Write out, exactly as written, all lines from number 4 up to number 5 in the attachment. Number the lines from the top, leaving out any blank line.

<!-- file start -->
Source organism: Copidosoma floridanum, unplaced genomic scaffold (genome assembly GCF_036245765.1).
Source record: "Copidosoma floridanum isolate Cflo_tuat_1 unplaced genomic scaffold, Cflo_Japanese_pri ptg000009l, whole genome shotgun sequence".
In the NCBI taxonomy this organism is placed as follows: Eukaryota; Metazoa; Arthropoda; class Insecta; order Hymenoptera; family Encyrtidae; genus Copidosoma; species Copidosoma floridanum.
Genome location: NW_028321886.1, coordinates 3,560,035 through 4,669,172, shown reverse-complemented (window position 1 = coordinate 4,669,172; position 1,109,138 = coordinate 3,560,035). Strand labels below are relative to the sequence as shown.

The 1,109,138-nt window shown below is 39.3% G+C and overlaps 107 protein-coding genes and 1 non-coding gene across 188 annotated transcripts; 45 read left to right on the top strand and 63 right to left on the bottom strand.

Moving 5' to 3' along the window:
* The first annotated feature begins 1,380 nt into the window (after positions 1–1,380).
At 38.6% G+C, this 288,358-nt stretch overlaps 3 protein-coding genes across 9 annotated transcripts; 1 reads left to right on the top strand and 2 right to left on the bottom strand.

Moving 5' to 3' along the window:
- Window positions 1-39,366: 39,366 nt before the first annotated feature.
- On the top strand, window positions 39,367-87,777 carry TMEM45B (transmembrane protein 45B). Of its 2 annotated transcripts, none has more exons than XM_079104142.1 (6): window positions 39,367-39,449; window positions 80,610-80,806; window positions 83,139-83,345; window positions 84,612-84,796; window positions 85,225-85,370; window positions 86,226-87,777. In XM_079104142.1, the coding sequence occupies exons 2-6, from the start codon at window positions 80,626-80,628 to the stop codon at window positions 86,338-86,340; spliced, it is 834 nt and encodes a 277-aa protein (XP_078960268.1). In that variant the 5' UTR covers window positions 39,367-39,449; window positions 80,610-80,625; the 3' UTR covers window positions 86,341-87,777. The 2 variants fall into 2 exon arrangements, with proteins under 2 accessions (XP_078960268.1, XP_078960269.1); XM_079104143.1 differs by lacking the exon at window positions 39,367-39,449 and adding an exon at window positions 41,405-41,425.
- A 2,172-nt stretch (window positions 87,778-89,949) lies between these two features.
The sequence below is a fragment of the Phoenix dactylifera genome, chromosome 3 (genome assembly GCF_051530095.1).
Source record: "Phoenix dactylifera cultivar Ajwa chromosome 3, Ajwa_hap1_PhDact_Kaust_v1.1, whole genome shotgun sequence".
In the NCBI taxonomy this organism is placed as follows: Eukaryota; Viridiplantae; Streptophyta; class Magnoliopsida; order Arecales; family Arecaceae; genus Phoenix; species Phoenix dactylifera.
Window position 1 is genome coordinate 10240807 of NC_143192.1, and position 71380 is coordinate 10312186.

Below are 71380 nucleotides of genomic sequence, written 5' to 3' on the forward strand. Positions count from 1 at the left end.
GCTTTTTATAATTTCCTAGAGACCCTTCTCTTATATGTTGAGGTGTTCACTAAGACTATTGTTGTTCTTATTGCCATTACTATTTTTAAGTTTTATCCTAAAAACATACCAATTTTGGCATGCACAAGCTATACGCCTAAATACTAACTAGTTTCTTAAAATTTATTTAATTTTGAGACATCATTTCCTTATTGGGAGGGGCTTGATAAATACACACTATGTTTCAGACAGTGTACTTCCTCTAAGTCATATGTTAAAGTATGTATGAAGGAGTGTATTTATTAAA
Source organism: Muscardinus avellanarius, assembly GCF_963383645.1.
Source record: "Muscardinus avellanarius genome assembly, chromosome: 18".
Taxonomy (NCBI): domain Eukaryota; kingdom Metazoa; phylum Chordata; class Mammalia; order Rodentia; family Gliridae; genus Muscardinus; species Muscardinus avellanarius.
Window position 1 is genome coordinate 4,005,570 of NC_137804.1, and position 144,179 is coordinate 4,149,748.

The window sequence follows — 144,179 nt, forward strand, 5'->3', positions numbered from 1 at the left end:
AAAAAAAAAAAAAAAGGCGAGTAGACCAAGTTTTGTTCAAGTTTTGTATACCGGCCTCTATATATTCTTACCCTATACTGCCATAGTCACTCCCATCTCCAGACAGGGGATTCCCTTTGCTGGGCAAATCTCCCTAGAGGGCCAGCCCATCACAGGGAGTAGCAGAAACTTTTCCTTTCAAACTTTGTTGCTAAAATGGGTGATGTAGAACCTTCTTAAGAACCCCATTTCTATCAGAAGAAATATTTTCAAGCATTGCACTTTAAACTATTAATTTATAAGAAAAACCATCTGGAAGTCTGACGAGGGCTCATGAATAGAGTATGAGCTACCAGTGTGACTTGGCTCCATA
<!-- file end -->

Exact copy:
Genome location: NW_028321886.1, coordinates 3,560,035 through 4,669,172, shown reverse-complemented (window position 1 = coordinate 4,669,172; position 1,109,138 = coordinate 3,560,035). Strand labels below are relative to the sequence as shown.

The 1,109,138-nt window shown below is 39.3% G+C and overlaps 107 protein-coding genes and 1 non-coding gene across 188 annotated transcripts; 45 read left to right on the top strand and 63 right to left on the bottom strand.